After Muslims in the Pennsylvania area reported concerns over robo-calls that asked them to push one if they "identified as Muslim," the calls have been revealed to be related to a legitimate post-election poll, a Muslim advocacy group announced Thursday.
The Philadelphia chapter of the Council on American-Islamic Relations (CAIR) put out a warning after receiving multiple concerned calls from Muslim-Americans in recent days.
"Many of the people reporting these calls were quite upset and fearful at receiving them," CAIR said in a statement on Thursday. "Given the current anti-Muslim climate in the country, CAIR decided the best course of action to protect the Muslim community was an 'Action Alert' warning people to hang up on these calls and not to press any keys."
- PHOTOS: Celebrities attend 'Avengers: Endgame' premiere in Los Angeles22 Pictures
- PHOTOS: Memorial spotlights the man behind Nipsey Hussle rap persona14 Pictures
At the time, they urged anyone who received the calls to hang up the phone and report them to CAIR. Those concerns turned out to be unwarranted, as the robocalls were actually part of a legitimate survey by another Muslim organization.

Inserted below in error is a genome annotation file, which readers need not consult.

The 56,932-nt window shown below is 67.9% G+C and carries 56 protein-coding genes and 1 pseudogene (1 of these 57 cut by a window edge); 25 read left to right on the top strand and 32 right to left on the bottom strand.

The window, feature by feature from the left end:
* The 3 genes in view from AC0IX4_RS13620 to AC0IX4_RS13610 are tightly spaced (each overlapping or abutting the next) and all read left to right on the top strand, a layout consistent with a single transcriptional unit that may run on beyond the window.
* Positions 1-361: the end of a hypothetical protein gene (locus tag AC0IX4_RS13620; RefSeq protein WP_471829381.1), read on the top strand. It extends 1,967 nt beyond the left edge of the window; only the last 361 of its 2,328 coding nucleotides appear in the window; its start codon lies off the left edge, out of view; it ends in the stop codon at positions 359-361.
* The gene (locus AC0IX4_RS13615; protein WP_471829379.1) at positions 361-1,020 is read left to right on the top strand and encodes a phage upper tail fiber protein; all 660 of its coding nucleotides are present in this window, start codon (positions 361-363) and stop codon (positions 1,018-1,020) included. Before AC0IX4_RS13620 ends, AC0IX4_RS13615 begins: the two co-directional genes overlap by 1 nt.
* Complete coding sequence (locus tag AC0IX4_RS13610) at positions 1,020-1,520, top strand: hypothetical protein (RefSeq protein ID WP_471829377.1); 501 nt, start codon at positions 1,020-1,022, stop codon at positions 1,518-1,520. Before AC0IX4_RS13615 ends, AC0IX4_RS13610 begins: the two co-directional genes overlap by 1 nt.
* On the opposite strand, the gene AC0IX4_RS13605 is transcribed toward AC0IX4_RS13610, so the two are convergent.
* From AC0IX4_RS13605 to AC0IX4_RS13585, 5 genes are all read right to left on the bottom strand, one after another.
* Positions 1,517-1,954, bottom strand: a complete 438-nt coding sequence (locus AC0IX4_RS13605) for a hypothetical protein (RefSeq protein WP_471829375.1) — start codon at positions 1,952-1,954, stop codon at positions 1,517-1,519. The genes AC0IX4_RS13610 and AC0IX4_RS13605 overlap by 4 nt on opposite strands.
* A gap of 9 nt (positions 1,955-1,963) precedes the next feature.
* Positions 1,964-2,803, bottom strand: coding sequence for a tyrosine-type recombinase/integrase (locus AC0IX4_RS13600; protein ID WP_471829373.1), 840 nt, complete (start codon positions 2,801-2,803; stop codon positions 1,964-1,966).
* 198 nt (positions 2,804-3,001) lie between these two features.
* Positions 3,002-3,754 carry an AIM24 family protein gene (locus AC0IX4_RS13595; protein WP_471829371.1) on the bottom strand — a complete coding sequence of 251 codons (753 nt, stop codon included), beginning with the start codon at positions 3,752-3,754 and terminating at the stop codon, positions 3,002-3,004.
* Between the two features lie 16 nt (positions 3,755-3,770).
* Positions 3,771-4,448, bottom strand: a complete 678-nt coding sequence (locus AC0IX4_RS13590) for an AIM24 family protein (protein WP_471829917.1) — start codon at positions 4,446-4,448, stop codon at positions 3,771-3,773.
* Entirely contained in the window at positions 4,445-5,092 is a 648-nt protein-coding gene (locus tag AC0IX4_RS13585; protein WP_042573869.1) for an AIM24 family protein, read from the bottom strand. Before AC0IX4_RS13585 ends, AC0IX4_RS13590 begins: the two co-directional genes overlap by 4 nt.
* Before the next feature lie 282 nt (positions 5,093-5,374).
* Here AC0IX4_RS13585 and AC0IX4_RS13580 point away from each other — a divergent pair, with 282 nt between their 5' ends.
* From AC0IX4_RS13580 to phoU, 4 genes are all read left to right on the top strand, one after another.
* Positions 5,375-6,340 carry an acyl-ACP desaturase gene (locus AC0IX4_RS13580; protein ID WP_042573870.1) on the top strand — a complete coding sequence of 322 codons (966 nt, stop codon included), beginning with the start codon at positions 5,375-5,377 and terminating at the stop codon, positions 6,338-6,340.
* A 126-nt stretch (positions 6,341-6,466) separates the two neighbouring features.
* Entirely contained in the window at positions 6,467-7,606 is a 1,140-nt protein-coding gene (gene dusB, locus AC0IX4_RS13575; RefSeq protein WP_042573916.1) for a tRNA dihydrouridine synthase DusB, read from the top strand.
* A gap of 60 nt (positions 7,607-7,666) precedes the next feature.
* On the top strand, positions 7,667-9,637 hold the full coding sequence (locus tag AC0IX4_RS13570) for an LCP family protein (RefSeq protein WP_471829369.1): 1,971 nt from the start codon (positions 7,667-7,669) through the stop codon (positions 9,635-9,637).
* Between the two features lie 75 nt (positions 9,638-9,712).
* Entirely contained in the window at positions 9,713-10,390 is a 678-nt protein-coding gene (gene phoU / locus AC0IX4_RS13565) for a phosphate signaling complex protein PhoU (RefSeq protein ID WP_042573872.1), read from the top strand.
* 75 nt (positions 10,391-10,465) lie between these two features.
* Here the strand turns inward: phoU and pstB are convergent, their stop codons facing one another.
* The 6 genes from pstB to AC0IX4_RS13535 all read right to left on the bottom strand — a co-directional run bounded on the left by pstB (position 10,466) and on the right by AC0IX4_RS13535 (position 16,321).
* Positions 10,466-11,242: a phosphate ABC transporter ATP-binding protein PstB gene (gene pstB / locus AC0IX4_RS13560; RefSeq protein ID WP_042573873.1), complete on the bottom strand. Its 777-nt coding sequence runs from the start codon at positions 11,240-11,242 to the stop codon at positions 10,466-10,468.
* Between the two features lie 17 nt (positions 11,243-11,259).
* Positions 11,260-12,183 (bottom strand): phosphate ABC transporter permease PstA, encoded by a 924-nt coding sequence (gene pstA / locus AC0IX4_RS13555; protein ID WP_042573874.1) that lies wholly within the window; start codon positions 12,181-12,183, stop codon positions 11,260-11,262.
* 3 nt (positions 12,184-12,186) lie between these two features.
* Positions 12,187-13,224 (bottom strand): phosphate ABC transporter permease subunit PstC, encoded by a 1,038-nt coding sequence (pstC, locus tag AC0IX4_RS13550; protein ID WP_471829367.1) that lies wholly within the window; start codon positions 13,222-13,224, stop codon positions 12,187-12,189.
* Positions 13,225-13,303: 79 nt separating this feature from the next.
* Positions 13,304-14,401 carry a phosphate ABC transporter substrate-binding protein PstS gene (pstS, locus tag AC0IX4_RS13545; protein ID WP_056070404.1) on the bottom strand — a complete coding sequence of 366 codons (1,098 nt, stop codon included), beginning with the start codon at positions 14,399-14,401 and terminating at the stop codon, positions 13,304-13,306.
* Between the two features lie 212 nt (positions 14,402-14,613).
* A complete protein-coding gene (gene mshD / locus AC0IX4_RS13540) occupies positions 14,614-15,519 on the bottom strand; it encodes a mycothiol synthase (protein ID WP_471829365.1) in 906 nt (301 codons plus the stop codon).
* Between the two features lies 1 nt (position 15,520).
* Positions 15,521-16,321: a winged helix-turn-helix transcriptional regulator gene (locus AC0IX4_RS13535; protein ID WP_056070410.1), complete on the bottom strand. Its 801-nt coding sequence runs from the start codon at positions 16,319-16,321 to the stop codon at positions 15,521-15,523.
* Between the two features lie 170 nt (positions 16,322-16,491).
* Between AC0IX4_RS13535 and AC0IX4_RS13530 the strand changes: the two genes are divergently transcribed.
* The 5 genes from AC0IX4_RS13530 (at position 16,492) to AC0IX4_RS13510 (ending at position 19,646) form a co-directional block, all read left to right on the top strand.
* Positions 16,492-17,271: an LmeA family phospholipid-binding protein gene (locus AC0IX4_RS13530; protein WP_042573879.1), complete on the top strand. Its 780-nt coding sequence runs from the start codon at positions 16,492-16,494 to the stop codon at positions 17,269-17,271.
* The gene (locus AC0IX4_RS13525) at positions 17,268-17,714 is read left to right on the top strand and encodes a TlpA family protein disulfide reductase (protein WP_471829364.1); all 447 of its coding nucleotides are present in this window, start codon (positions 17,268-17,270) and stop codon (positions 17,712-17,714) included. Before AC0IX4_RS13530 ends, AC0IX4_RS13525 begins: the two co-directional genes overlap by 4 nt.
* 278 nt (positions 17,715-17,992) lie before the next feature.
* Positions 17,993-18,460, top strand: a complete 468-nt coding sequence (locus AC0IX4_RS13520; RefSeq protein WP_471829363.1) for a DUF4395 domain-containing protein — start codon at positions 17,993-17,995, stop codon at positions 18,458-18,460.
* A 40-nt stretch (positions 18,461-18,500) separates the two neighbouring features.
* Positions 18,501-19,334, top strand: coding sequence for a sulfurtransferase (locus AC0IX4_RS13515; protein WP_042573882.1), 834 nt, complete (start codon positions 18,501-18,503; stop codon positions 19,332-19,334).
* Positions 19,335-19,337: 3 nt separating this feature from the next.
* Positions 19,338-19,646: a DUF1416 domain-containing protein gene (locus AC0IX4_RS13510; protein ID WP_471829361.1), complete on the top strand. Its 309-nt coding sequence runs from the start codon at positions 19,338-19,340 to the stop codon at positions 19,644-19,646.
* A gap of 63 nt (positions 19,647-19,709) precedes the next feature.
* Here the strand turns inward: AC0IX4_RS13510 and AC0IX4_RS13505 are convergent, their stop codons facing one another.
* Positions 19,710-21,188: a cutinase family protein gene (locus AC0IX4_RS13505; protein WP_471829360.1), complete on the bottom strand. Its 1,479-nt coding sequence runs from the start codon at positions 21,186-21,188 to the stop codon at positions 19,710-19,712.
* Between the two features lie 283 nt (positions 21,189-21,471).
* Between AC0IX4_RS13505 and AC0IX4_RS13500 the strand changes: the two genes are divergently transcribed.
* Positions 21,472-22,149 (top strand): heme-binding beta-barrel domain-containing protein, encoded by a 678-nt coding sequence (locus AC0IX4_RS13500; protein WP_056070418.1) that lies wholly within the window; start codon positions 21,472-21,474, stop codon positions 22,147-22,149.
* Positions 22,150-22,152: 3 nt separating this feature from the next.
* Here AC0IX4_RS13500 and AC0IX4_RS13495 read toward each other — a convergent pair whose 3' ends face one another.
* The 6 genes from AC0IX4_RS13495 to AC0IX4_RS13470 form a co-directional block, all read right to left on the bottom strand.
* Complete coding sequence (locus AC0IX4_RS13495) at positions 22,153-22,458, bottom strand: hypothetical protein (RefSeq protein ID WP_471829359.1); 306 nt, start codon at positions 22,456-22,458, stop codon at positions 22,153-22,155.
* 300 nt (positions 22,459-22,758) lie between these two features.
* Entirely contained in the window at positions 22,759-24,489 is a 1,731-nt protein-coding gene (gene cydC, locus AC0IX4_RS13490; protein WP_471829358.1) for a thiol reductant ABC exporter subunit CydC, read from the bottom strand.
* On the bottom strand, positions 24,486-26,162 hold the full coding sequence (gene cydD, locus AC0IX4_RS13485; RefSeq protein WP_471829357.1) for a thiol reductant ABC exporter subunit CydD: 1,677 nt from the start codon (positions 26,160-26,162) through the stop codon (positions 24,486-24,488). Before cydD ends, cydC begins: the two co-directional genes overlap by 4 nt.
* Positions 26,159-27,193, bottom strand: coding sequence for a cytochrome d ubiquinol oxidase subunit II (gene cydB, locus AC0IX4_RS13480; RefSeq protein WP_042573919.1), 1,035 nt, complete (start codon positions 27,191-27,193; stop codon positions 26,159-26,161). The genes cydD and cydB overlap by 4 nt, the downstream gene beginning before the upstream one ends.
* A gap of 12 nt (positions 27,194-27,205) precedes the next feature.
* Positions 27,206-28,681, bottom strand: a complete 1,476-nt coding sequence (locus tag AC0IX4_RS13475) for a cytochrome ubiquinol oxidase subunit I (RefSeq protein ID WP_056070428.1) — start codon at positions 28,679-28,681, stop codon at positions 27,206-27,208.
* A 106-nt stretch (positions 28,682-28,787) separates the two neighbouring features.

"After further investigation overnight, our office discovered that these robocalls originated from another Muslim community organization called EmergeUSA," CAIR said.
EmergeUSA said that the robocalls were scripted a month ago as part of a regular election-related poll. The question asking if people identified as Muslim was because Muslims were the target demographic of the poll.
"It was not anticipated that the poll would roll out at the same time as a so-called 'Muslim Registry' was being proposed by President-Elect Trump. We apologize for any confusion or concern this may have caused," they said in a statement. "As soon as concerns were raised, the poll was suspended and the script was adjusted to make it clear that a Muslim organization was conducting the poll."
Despite the mix-up, CAIR thanked those who called in with their concerns and urged others to report any concerns.
"Although there was no threat intended in the calls many of you received in the last few days, we still urge, especially in these times, caution and vigilance when responding to questions about one’s faith," CAIR said.
Trump and his transition team have repeatedly denied any plans to implement a Muslim "registry," and the New York Post called it an example of "fake news." But on the campaign trail, Trump did call for a complete "shutdown" of Muslim immigration to the U.S.